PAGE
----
This collection of hormones may also explain why my pleco has seemed under for the past month. He has remained consistently pale: a light, washed out brown as opposed to his deep vibrant brown. If my ID sharks are under stress from poor growth, then perhaps he feels this same stress. (I had researched pH imbalances and plecos; after correcting the pH, I was never able to cause him to return to his deep color.)

The eyes on the ID sharks have not always been as large as they appear now. They are roughly 0.5" where they've normally hovered around 0.25" (respectively, I understand the larger the healthy fish, the large the healthy eye.) Only a few days before first posting, I sat down and studied them closely to look for any signs of illness that might relate to popeye. Months earlier, I put them through two rounds of both fungal and bacterial treatment with both associated Kordon products. When I noticed no change after the total of four treatments, I thought that maybe it was the natural change in the fish as they grew, and that I was just paranoid.
Thanks for being so honest and conscientious. It's rare and precious these days.

Proper water changes are a staple of our hobby. Without much detail: if you have not a lot of actively growing plants, your tank water accumulates not only growth-inhibiting hormones released by fish (a natural fish response mechanism protecting fishes in a smaller than ideal environment) but also
-- nitrates
-- phosphorus compounds
-- sulfur compounds
-- salts like sodium chloride, potassium chloride, etc.
-- in other words everything that is included in the food offered and is processed by your tank's ecosystem (fish + bacteria) that does not turn to gas (like a portion of nitrogen from NO3 to nitrogen gas; and CO2)

Also, looks like you don't clean up the tank / vacuum much, because if you did, you'd have to have frequent WCs.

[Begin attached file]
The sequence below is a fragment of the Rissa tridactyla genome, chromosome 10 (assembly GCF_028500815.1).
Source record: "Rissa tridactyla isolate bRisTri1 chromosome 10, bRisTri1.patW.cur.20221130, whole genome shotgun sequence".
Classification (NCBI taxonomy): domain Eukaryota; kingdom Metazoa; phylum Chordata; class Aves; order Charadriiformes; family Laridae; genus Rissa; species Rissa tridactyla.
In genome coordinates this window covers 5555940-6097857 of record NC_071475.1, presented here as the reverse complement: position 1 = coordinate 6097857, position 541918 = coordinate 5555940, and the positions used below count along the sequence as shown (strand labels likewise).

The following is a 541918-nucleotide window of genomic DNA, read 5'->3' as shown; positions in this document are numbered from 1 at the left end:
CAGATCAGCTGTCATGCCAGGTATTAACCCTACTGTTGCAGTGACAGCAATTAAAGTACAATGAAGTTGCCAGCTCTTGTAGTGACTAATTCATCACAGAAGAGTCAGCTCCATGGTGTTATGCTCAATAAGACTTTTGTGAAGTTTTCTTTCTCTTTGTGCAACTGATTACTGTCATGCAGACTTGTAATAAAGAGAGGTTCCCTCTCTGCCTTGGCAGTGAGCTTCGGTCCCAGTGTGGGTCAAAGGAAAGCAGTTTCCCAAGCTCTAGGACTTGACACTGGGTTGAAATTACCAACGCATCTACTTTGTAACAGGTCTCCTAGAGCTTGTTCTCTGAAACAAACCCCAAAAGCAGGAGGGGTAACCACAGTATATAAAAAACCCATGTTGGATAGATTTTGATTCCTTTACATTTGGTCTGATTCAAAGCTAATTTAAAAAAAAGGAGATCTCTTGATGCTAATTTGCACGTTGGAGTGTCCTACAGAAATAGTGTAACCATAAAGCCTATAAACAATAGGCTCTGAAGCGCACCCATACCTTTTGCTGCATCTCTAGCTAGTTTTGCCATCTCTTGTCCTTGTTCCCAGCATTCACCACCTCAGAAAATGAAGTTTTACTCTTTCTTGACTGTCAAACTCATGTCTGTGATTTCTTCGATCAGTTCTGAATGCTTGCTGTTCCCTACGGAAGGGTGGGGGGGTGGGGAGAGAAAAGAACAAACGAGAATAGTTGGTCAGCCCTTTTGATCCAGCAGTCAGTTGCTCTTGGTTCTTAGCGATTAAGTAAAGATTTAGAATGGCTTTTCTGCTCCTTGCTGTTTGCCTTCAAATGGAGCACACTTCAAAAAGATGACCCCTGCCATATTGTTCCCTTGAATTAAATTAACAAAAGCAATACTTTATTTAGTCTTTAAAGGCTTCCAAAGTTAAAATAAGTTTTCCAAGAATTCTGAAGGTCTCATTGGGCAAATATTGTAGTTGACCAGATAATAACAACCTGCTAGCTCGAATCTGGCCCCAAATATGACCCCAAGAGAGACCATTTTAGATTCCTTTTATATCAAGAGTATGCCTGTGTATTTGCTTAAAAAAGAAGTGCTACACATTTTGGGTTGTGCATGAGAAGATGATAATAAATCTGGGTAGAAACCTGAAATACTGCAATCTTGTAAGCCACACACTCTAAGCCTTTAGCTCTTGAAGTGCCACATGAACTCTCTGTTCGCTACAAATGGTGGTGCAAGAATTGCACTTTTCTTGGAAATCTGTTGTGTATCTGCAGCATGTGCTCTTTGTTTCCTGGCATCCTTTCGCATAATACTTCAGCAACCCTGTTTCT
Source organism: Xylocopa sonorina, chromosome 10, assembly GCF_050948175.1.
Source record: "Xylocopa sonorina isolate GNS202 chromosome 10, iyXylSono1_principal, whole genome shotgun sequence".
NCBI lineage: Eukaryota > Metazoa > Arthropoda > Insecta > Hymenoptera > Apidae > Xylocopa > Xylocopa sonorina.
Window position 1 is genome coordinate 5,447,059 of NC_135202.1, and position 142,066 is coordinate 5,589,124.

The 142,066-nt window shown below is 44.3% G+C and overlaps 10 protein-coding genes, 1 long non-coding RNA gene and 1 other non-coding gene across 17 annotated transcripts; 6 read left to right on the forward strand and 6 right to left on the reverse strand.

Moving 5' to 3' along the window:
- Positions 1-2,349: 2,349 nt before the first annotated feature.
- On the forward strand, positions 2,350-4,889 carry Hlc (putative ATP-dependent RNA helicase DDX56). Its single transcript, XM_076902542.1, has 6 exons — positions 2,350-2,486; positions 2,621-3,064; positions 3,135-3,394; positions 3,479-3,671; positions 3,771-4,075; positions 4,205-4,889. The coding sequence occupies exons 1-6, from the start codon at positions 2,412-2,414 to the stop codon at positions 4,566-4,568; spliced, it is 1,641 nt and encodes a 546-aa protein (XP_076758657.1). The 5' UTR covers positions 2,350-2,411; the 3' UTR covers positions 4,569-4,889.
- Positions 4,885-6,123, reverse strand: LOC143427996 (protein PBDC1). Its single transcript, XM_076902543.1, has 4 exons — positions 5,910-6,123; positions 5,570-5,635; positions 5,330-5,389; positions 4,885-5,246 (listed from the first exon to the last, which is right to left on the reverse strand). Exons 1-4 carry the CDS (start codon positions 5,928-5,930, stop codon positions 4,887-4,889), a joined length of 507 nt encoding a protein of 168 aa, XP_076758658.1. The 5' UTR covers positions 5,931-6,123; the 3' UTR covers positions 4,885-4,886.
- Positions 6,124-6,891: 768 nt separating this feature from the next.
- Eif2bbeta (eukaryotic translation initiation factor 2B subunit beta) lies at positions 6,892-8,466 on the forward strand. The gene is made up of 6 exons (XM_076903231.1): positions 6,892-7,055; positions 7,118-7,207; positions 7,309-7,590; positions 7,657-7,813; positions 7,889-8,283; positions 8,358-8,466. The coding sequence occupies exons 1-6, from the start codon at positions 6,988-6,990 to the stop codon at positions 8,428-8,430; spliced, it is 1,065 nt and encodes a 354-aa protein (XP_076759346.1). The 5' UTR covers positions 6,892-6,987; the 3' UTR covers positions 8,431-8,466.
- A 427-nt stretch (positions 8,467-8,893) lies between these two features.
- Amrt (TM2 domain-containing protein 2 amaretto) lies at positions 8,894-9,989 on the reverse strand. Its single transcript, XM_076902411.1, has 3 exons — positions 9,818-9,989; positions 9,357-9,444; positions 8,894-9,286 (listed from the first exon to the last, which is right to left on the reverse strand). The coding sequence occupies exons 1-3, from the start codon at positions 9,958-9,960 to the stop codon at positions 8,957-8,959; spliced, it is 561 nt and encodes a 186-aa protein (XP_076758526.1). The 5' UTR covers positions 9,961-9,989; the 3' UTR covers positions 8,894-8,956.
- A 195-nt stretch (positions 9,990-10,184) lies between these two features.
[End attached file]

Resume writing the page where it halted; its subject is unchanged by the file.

These are not good practices. High nitrates alone can cause all kinds of digestive and the resulting immune system problems in your pets.

Do you use a test kit? If yes, what kind? What are the nitrates?

One cannot go by the water appearance to the eye. Color and turbidity have little and often nothing to do with the accumulation of toxins in the water, like NO3. In all/most major rivers, NO3 measures close to 0 ppm or essentially 0 ppm. It is generally advisable to keep nitrates at 10 ppm or below in our fish tanks.
 

thebiggerthebetter

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thebiggerthebetter, thank you for mentioning a pool! I just checked out the prices and they are much more realistic for me, considering these guys need something quickly and temporarily until I find a real tank.
But, pools and rubber tubs are a whole new thing for me. I can get the general details elsewhere online, but do you have any special tips?
There is a DIY section on the main forum page. An excellent resource. Very simply, an inflatable intex pool of at least 10' diameter by 3' deep, bigger is of course better, like 12'-14'. Many have some success with the vinyl liners, many don't. I'd not do it. I'd put a 45 mil EDPM pond rubber liner in the pond. Simple but properly sized submersible pond pump, set up bio-filter(s) (a big tub like a barrel or a rubbermade tub stuffed with nylon mesh pot scrubbies) with aquasock(s) for easy and best cleaning practice (http://www.monsterfishkeepers.com/forums/showthread.php?508202-Monster-s-DIY-Monster-Sized-Filter-socks-*Stop-changing-out-filter-socks-everyday&p=6084230#post6084230) and you are done.